|Chairperson||Mohamed Ennaceur (interim)|
|General Secretary||Mohsen Marzouk|
|Founded||June 16, 2012|
|Headquarters||3, rue du Lac de Garde
Les Berges du Lac
|Youth wing||Nidaa Tounes Youth Movement|
|Slogan||"Call of Tunisia, A call for all Tunisians"|
|Assembly of the Representatives of the People||
86 / 217
Nidaa Tounes (Arabic: حركة نداء تونس Nidā’ Tūnis, French: Appel de la Tunisie; usually translated as "Call of Tunisia", "Call for Tunisia", or "Tunisia's Call") is a big tent secularist political party in Tunisia. After being founded in 2012, the party won a plurality of seats in the October 2014 parliamentary election. The party's founding leader Beji Caid Essebsi was elected President of Tunisia in the 2014 presidential election.
The party's foundation was announced when former prime minister Beji Caid Essebsi on April 20, 2012 launched his Call for Tunisia as a response to post-revolutionary "instances of disturbing extremism and violence that threaten public and individual liberties, as well as the security of the citizens". It was officially founded on 16 June 2012 and describes itself as a "modernist" and "social-democratic" party of the moderate left. However, it also includes notable economically liberal currents.
The party has patched together former members of ousted president Ben Ali's Constitutional Democratic Rally, secular leftists, progressive liberals and Destourians (followers of Tunisia's "founder" Habib Bourguiba). In addition, the party has the support of many members of the Tunisian General Labour Union (UGTT) and the national employers' union, UTICA. They believe that Tunisia's secular forces have to unite to counter the dominance of the Islamist Ennahda Movement.
Union for Tunisia
On 11 February 2013, the Republican Party joined Nidaa Tounes and four other parties in a political alliance called Union for Tunisia (UPT). Moreover, it participated in the formation of the broad oppositional National Salvation Front in July 2013. However, ahead of the October 2014 legislative election, Nidaa Tounes decided to run its own lists and not to contest the election as part of the UPT.
- Beji Caid Essebsi, 88-year-old president of the party, former prime minister of the 2011 post-revolution transitional government, former minister under Habib Bourguiba
- Taïeb Baccouche, the party's secretary-general, former secretary-general of the Tunisian General Labour Union, former president of the Arab Institute of Human Rights, minister of education in the post-revolution transitional government led by Essebsi (2011)
- Faouzi Elloumi, a wealthy businessman and member of the executive committee
- Mohsen Marzouk, member of the executive committee charged with external relations
- Mahmoud Ben Rhomdane, one of the party's chief economic advisors
- Lazhar Karoui Chebbi, former minister of Justice in Essebsi's cabinet (2011)
- Boujemaa Remili, former leader of the Tunisian Communist Party
- Wafa Makhlouf Sayadi, head of the Center for Young Corporate Leaders (CJD)
- Ridha Belhaj, one of the party founders, actual Chief of Staff of the Tunisian presidency and former Chief Cabinet Secretary in Beji Caid Essebsi's 2011 post-revolution transitional government.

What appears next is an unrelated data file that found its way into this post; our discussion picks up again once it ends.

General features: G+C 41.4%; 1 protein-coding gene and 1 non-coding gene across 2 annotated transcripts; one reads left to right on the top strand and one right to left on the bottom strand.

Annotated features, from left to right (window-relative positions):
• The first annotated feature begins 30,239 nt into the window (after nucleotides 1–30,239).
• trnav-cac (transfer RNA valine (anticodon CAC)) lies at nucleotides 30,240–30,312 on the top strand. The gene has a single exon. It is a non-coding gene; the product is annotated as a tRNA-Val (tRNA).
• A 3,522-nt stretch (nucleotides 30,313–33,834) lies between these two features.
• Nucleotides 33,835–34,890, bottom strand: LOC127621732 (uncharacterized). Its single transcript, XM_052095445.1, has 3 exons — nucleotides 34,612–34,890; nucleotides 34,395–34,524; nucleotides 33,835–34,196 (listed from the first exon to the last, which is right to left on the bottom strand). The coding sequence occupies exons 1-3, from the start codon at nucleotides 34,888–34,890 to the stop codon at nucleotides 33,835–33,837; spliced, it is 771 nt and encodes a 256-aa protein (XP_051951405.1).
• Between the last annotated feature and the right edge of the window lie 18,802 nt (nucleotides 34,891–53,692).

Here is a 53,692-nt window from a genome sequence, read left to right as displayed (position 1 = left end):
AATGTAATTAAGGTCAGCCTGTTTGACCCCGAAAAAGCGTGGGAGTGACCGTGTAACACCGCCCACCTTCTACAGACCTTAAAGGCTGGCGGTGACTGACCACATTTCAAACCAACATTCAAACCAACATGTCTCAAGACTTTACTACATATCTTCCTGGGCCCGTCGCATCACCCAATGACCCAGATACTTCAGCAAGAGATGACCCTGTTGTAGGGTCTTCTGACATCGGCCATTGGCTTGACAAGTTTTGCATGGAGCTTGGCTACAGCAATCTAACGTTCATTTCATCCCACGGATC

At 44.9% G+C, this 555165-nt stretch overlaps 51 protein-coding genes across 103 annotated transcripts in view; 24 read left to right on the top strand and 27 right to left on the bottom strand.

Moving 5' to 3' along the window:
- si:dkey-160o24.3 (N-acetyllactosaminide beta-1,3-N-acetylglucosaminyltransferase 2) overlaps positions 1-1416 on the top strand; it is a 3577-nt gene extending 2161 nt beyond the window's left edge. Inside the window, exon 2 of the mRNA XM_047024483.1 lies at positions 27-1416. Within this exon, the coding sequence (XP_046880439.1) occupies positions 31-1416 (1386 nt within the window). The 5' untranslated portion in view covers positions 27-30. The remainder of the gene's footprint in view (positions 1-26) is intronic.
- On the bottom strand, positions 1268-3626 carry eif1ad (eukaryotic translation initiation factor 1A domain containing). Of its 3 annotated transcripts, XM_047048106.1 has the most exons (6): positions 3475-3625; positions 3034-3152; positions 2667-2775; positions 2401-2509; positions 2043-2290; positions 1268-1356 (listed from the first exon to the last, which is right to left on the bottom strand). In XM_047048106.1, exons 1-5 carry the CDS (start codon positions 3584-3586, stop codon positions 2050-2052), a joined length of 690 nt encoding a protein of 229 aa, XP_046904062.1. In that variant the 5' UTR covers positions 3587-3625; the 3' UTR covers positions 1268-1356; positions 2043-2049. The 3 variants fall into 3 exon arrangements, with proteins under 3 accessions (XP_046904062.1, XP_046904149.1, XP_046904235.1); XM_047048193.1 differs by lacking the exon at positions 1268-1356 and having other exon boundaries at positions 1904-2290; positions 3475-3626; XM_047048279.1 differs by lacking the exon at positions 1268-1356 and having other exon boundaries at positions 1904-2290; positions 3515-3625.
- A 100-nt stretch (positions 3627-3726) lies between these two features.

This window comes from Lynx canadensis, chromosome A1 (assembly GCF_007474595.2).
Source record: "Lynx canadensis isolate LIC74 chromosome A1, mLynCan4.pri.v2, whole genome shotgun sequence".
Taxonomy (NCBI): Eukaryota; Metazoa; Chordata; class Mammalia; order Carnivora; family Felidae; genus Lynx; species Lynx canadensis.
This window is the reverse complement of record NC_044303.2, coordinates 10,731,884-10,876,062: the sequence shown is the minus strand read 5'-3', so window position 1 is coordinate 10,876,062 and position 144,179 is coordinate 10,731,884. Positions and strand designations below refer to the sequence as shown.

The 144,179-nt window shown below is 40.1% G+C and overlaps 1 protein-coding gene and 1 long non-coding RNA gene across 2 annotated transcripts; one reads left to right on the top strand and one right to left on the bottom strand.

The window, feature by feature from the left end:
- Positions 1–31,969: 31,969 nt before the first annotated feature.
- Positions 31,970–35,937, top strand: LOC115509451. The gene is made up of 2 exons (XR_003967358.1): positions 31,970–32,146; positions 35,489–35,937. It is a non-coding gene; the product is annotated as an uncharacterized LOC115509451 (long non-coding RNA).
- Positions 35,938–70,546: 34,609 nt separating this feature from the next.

|Election year||# of total votes||% of overall vote||# of seats|
|Assembly of the Representatives of the People|
86 / 217
- "L'interview intégrale de Béji Caïd Essebsi à Leaders : J'irai jusqu'au bout!" (in French). 2014-09-01. Retrieved 2014-12-24.
- Steve A. Cook (12 November 2014). "Tunisia: First Impressions". Council on Foreign Relations. Retrieved 25 November 2014.
- "In the shade of Bourguiba". The Economist. 4 November 2014. Retrieved 25 November 2014.
- Feuer, Sarah (3 October 2014). "Elections in Tunisia: Steps Toward Democratic Consolidation". Policywatch. The Washington Institute.
- Tajine, Synda (21 June 2012). "Tunisia's Most Intimidating Statesman Creates New Party". AL Monitor.
- "Country profile Tunisia" (PDF). The World Factbook. CIA (Central Intelligence Agency). 2014.
- Monica Marks (29 October 2014). "The Tunisian election result isn’t simply a victory for secularism over Islamism". Retrieved 9 November 2014.
- "L’Appel de Tunisie de Béji Caïd Essebsi.". Business News. 2012-04-20. Retrieved 2014-12-23.
- Monica Marks; Omar Belhaj Salah (28 March 2013). "Uniting for Tunisia?". Sada. Retrieved 30 October 2014.
- Tavana, Daniel; Russell, Alex (October 2014). "Previewing Tunisia’s Parliamentary & Presidential Elections" (PDF). Project on Middle East Democracy. p. 9. Retrieved 2014-12-23.
- Schäfer, Isabel (4 November 2014). "After the first free parliamentary elections in Tunisia: New horizons or back to square one?". Qantara.de.
- Turak, Natasha. "Nidaa Tounes Leads Ennahdha by Strong Margin". Tunisia-live.net.
- Wolf, Anne (December 2014). "Power Shift in Tunisia: Electoral Success of Secular Parties Might Deepen Polarization" (PDF). SWP Comments (54). German Institute for International and Security Affairs: 4.
- Churchill, Erik (27 June 2012), "The ‘Call for Tunisia’", Foreign Policy
- "Deux élues d'Ettakatol rejoignent Nidaa Tounès", Tunisie Numerique, 9 July 2013
- Union for Tunisia: Jebali's initiative "step forward on right path", TAP, 12 February 2013
- Tunisia: Political Parties and Civil Society Components Announce Formation of National Salvation Front, Tunis Africa Presse, 26 July 2013, retrieved 15 September 2013
- "Après la défection de Nidaa Tounès : L’Union pour la Tunisie dans l’expectative !". Le Temps. 28 June 2014.
- Barrouhi, Abdelaziz (2012-06-28). "Tunisie : l'appel du 16 juin de Béji Caïd Essebsi". Jeune Afrique. Retrieved 2014-12-24.